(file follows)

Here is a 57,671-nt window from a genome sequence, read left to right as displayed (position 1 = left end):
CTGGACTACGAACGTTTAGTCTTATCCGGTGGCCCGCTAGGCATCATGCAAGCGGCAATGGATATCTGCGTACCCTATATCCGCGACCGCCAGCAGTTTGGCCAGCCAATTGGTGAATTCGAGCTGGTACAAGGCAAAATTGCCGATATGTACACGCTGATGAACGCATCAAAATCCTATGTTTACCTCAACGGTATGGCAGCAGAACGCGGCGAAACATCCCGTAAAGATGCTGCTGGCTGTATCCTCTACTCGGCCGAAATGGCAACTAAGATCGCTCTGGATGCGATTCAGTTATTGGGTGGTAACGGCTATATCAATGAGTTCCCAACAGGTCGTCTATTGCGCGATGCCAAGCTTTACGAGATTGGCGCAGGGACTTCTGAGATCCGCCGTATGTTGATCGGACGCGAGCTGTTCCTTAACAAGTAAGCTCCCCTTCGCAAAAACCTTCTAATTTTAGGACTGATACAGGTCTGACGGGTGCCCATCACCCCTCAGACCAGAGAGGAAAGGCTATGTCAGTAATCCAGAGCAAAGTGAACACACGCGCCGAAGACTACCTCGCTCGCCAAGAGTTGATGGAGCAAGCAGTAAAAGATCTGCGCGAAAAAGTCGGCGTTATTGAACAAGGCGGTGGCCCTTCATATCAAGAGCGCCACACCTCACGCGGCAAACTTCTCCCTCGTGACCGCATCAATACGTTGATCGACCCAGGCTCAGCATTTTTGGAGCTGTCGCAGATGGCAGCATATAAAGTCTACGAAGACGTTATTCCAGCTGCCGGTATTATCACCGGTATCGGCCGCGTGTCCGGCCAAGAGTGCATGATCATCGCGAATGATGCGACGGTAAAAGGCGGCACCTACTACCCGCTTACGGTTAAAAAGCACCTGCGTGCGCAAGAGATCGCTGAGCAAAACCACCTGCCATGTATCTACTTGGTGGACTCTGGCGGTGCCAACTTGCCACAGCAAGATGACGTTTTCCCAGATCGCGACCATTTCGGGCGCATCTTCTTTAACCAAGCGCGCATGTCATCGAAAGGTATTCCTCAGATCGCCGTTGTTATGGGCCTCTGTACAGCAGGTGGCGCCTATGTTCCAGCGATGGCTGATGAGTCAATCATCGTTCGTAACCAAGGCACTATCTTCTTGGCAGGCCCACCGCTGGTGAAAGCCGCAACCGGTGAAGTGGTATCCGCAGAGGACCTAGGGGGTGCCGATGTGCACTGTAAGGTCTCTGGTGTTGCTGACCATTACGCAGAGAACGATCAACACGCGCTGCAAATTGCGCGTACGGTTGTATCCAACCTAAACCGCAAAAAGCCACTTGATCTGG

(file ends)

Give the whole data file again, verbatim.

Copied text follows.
Here is a 57,671-nt window from a genome sequence, read left to right as displayed (position 1 = left end):
CTGGACTACGAACGTTTAGTCTTATCCGGTGGCCCGCTAGGCATCATGCAAGCGGCAATGGATATCTGCGTACCCTATATCCGCGACCGCCAGCAGTTTGGCCAGCCAATTGGTGAATTCGAGCTGGTACAAGGCAAAATTGCCGATATGTACACGCTGATGAACGCATCAAAATCCTATGTTTACCTCAACGGTATGGCAGCAGAACGCGGCGAAACATCCCGTAAAGATGCTGCTGGCTGTATCCTCTACTCGGCCGAAATGGCAACTAAGATCGCTCTGGATGCGATTCAGTTATTGGGTGGTAACGGCTATATCAATGAGTTCCCAACAGGTCGTCTATTGCGCGATGCCAAGCTTTACGAGATTGGCGCAGGGACTTCTGAGATCCGCCGTATGTTGATCGGACGCGAGCTGTTCCTTAACAAGTAAGCTCCCCTTCGCAAAAACCTTCTAATTTTAGGACTGATACAGGTCTGACGGGTGCCCATCACCCCTCAGACCAGAGAGGAAAGGCTATGTCAGTAATCCAGAGCAAAGTGAACACACGCGCCGAAGACTACCTCGCTCGCCAAGAGTTGATGGAGCAAGCAGTAAAAGATCTGCGCGAAAAAGTCGGCGTTATTGAACAAGGCGGTGGCCCTTCATATCAAGAGCGCCACACCTCACGCGGCAAACTTCTCCCTCGTGACCGCATCAATACGTTGATCGACCCAGGCTCAGCATTTTTGGAGCTGTCGCAGATGGCAGCATATAAAGTCTACGAAGACGTTATTCCAGCTGCCGGTATTATCACCGGTATCGGCCGCGTGTCCGGCCAAGAGTGCATGATCATCGCGAATGATGCGACGGTAAAAGGCGGCACCTACTACCCGCTTACGGTTAAAAAGCACCTGCGTGCGCAAGAGATCGCTGAGCAAAACCACCTGCCATGTATCTACTTGGTGGACTCTGGCGGTGCCAACTTGCCACAGCAAGATGACGTTTTCCCAGATCGCGACCATTTCGGGCGCATCTTCTTTAACCAAGCGCGCATGTCATCGAAAGGTATTCCTCAGATCGCCGTTGTTATGGGCCTCTGTACAGCAGGTGGCGCCTATGTTCCAGCGATGGCTGATGAGTCAATCATCGTTCGTAACCAAGGCACTATCTTCTTGGCAGGCCCACCGCTGGTGAAAGCCGCAACCGGTGAAGTGGTATCCGCAGAGGACCTAGGGGGTGCCGATGTGCACTGTAAGGTCTCTGGTGTTGCTGACCATTACGCAGAGAACGATCAACACGCGCTGCAAATTGCGCGTACGGTTGTATCCAACCTAAACCGCAAAAAGCCACTTGATCTGG